AS USUAL, despite the County’s constant references to transparency, these kinds of “personnel matters” are quite secret — until somebody sues. (Nobody dares complain prior to being fired for fear of not getting a good reference, not getting severance pay, being seen as critical in some way, not having any money to pursue a claim, etc.) And then, if somebody does sue, we usually only hear one side of the story.
TRANSPARENT MENDO never responds in public except to say, “We can’t comment, it’s a personnel matter,” or in one legal brief or another, “The plaintiff doesn’t have a case.”
THEN, after the smoke clears, years and hundreds of thousands of dollars in legal fees later, a settlement is quietly reached complete with confidentiality clauses.
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ALSO ON TUESDAY, the Supervisor's heard a description of the latest and greatest iteration of marijuana enforcement, which seems like an improvement, on paper at least.
BUT we've heard this before. Mendo has allowed — encouraged by default — the problem to grow unchecked, with unworkable pot rules and minimal enforcement for so long that it’s like they’re now only just starting to chase a boulder that started rolling downhill several years ago. As long as the County (and the state) make it nearly impossible to get legal — with the likelihood that even some of the attempted legals being declared illegal next year as well — there will be major hurdles to jump over to make even a small dent in the illegal pot landscape.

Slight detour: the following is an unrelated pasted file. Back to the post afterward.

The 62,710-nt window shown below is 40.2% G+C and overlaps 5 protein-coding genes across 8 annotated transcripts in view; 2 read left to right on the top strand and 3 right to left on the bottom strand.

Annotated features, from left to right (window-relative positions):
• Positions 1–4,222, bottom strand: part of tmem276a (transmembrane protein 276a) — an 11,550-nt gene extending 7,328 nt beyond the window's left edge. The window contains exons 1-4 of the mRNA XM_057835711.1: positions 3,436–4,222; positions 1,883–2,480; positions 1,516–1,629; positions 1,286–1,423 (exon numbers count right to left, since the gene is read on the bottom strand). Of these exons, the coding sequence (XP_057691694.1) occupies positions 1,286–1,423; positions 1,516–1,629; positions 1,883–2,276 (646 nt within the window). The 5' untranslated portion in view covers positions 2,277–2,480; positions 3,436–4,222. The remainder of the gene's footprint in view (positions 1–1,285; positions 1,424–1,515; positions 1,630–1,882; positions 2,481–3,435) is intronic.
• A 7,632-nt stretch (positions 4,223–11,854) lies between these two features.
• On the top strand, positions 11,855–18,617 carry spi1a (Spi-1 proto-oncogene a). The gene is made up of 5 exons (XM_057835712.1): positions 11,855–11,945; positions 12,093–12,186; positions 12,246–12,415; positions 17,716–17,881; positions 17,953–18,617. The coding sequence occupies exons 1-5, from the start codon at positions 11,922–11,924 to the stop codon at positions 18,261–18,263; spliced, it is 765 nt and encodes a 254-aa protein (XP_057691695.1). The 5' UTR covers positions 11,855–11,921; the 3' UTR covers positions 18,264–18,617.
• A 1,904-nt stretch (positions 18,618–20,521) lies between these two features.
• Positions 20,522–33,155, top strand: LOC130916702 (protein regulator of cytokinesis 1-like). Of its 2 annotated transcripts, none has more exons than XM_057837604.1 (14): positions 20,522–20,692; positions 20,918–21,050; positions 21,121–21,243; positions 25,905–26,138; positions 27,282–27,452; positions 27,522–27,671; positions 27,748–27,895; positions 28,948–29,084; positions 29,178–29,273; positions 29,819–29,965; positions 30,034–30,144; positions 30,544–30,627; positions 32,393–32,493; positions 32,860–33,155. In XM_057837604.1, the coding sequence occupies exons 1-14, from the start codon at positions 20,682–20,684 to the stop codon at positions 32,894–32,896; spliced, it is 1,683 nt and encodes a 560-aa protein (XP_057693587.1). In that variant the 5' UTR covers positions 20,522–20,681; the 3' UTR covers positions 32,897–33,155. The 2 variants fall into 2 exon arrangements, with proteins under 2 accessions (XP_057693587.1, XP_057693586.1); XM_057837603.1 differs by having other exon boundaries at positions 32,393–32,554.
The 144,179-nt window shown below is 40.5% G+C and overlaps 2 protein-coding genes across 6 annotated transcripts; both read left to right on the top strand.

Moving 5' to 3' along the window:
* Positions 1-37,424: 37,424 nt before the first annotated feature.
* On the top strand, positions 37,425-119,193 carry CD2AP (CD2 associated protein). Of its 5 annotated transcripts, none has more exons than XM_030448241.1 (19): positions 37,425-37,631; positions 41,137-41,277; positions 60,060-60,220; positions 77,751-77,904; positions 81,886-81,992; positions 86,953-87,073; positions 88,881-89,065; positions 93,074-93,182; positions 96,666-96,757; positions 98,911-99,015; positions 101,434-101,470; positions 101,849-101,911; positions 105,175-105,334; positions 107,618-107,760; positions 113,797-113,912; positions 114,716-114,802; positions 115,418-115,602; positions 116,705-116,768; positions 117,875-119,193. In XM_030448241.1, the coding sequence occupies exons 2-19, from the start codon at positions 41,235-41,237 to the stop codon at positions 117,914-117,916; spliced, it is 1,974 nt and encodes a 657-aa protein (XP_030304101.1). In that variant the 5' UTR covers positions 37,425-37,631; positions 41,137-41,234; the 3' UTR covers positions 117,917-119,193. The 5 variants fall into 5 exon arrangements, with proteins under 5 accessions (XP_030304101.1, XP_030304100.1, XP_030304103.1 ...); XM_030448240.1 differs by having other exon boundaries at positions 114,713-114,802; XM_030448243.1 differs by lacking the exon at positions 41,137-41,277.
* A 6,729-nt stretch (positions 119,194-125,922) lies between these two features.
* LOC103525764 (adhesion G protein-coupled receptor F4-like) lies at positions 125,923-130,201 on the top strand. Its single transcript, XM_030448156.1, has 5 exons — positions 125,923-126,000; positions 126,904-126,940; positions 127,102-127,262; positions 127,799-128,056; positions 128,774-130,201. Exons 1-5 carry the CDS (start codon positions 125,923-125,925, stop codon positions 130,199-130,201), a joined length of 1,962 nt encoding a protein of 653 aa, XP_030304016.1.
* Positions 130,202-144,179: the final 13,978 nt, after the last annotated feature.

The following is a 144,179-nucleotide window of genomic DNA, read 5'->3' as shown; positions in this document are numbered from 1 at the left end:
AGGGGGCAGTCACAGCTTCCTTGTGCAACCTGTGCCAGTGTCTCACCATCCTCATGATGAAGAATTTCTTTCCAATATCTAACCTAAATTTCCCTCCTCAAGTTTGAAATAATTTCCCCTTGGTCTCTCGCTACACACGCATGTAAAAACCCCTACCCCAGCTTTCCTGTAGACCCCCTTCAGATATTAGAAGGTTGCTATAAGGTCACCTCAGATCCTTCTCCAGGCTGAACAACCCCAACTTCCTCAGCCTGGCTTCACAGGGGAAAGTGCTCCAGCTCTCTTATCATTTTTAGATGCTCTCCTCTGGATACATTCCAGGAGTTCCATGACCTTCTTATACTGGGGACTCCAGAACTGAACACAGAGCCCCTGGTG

(AND WE’RE not even into the pending/applied for applications, the backdoor jobs where illegal pot is sold out the back door of a legal grow or licensed dispensary, the many unpermitted small grows, the unenforced permit terms, etc.)
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WEDNESDAY MORNING, a pot grower called in to Karen Ottoboni's “TKO” (The Karen Ottoboni) local affairs show on KZYX to say she (the caller) was legal and not a problem and was doing everything right and doesn't appreciate being bunched in with all the illegal pot growers. In response Ms. Ottoboni broke one of KZYX's most important unwritten rules by saying something negative about the grape/wine industry:
OTTOBONI: “I do not focus on the legal side of marijuana growing because KZYX already has a cannabis hour and I let them do that. My whole focus has been on the big, the bad and the ugly. There is a lot of that, and it's not you (the caller). But I need to say something else because I'm seeing this happen in Anderson Valley and I am appalled. I am angry. I do not know where to direct this. But I know there are people who are trying to be legal, who are working to get legal and you guys have had so many restrictions placed on you. I just passed a hill coming to the station today that is— They have ripped off all of the topsoil. They are terraforming this old beautiful hill right off of Highway 128 to do vineyards. And I know for a fact that barely any dirt can even be moved for a legal cannabis farmer. But I have to tell you that I am enraged that a legal cannabis farmer is so much more restricted than wine grapes. I cannot believe it! Sorry, I am just upset.”
Caller: “It's very hard to be a cannabis farmer and do everything legal and pay our taxes and try to make a living and see the vineyards that are on the creek bed and flowing all the pesticides into the creek beds. We are not even allowed to be within 150 feet of a creek on our own property. Even if we are farming 100% organic. There are so many things going into this unfairness.”
Ottoboni: “The inconsistency between grapes and cannabis is appalling. If anybody is on Highway 128 you see it right there in front of you. They are literally taking down this hill to put grapes in.”
BETTER LATE THAN NEVER. Eco-atrocities by the local booze biz have been “appalling” for at least four decades, but it only comes up now in comparison with the hyper-regulation of a few legal pot growers.